New to SPI, some questions

Discussion in 'Embedded Systems and Microcontrollers' started by wannaBinventor, Aug 30, 2010.

  1. wannaBinventor

    Thread Starter Active Member

    Apr 8, 2010
    I also posted this on Microchip's forum, but I wanted to see what response I'd get here:

    I've got a PIC16F1934 that I'm planning to use to communicate with an MRF49XA radio transceiver using the built in SPI.

    Data sheet links:

    From the 16F1934 datasheet, it appears that data written to the SSPBUF register is mirrored in the SSPSREG (shift register) register and then clocked into the MRF49XA upon selecting it and enabling the SPI by setting the SSPEN bit of the SSPCON1 register. The datasheet says that an interrupt flag, SSPIF, and Buffer Full bit are both set in the SSPSTAT register when 8 bytes are received. So, I'd imagine I'd just test for this flag, read any data in the SSPBUF register into a user register, and then rewrite it with the next byte I need to transmit. Is this correct? Will writing a new byte ti the SSPBUF require me to disable the SPI and re-enable it. Would this disrupt the clock cycles that the save is expecting?

    Here's how I'm envisioning the code if some1 can confirm my thinking please:

    Code ( (Unknown Language)):
    3. ;;;code to transmit a 10101010 and then a 11111111 byte over SPI
    5. MOVLW  b'10101010
    7. BSF    PORTB,0      ;select the slave
    8. BSF    SSPCON1,SSPEN    ; enable the SPI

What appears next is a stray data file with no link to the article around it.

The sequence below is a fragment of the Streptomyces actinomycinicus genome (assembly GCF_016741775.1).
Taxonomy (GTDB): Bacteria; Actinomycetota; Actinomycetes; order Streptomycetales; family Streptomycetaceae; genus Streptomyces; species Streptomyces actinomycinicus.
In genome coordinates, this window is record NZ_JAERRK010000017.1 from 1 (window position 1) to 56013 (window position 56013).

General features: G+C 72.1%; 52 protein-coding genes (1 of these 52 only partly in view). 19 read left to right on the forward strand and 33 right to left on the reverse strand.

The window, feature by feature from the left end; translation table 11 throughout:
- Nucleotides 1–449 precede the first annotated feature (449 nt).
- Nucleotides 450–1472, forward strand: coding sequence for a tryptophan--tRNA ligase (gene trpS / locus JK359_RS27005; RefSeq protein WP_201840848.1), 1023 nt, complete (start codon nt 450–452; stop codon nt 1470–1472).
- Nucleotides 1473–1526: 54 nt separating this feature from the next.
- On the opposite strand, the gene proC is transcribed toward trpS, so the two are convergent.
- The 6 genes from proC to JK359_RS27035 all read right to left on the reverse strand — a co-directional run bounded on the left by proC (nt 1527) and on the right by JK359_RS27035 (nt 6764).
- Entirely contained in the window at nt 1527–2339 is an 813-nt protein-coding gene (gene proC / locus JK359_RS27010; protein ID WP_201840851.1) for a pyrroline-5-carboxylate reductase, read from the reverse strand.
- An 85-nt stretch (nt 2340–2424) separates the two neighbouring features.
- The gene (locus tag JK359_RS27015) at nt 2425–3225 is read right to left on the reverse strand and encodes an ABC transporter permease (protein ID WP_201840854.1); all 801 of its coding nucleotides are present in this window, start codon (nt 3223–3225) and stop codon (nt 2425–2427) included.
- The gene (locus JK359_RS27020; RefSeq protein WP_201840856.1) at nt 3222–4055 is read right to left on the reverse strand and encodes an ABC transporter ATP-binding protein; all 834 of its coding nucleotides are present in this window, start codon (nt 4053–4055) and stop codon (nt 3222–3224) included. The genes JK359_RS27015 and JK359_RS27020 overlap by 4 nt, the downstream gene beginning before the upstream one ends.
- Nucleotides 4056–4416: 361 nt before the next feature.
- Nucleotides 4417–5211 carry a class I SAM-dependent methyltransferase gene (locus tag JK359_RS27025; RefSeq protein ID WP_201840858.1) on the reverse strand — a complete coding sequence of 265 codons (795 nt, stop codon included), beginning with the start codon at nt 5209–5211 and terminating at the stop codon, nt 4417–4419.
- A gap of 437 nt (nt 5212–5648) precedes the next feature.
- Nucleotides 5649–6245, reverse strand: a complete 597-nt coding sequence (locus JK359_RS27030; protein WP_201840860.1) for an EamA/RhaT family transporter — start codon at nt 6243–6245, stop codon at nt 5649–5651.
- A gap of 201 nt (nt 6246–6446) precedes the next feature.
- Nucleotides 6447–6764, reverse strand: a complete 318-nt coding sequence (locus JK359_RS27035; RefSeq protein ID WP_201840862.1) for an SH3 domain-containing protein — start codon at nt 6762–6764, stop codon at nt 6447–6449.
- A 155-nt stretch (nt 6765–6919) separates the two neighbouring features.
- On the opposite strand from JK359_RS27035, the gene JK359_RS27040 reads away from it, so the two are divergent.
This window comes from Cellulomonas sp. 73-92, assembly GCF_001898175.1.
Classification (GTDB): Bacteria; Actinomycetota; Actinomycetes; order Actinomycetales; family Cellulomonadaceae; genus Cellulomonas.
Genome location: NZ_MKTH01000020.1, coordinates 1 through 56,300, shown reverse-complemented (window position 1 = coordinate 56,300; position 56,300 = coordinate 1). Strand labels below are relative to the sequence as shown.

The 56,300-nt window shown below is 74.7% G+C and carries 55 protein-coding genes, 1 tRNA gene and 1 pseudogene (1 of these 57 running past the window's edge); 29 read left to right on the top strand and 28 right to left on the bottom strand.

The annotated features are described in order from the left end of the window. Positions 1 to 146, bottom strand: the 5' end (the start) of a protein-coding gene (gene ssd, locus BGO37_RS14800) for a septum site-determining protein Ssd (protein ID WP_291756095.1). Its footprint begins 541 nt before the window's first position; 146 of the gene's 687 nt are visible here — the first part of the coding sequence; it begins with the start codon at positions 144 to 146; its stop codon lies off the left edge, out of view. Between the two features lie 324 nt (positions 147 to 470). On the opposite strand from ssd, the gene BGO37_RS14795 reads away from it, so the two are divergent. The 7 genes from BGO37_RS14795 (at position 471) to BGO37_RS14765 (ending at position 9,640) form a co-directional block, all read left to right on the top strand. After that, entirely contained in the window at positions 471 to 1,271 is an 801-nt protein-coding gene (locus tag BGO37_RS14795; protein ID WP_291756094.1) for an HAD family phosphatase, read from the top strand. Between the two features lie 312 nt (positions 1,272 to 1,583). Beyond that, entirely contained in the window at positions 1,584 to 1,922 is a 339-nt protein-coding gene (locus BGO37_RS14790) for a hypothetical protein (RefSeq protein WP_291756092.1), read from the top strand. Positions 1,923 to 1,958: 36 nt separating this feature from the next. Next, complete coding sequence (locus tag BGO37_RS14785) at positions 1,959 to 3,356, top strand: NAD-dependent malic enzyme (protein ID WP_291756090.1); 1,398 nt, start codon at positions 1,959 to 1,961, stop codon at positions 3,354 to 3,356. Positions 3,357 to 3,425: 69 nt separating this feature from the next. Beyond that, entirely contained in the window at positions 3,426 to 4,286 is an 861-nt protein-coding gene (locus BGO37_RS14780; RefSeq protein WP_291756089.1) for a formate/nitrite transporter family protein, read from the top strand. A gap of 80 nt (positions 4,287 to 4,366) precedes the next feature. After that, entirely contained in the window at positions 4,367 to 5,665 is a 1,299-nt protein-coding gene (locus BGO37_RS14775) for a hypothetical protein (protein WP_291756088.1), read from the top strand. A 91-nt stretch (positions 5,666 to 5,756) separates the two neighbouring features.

9. waitloop
    10. BTFSS   SSPSTAT,BF    ; test the bit full bit to see if 8 bytes have been clocked in
    11. GOTO   waitloop
    12. MOVF     SSPBUF,w     ;move SSPBUF register into W
    13. MOVWF  RECVD1        ; move what was in the SSPBUF into user file RECVD1
    14. MOVLW  b'11111111  
    15. MOVWF  SSPBUF         ;load above literal into SSPBUF
    16. waitloop2
    17. BTFSS  SSPSTAT,BF     ;test the bit full bit to see if 8 bits have been clocked in
    18. GOTO  waitloop2        ; dont proceed if 8 bits have bit been clocked in
    19. MOVF   SSPBUF,w      
    20. MOVWF  RECVD1      ;move what was just in SSPBUF into user file RECVD1
    21. .
    22. .
    23. .
    24. end
    Is the above more or less correct code?
    Should I expect the MRF49XA (slave) to always be shifting something into the PIC's SDI whenever I'm clocking data out of the SDO?

    Thanks for the help.
  2. Papabravo


    Feb 24, 2006
    The MRF49XA will always be shifting data back to the PIC whenever the PIC is shifting data to the device. Consult the datsheet to see if the data is meaningful in a particular context. As I said before this is an inherent feature of the SPI protocol
  3. eblc1388

    AAC Fanatic!

    Nov 28, 2008
    To correctly communicate with a SPI slave, you must also take into account the polarity of the SPI clocking mode.

    Pick the one (out of 4 possible modes) that the Slave is designed to work with.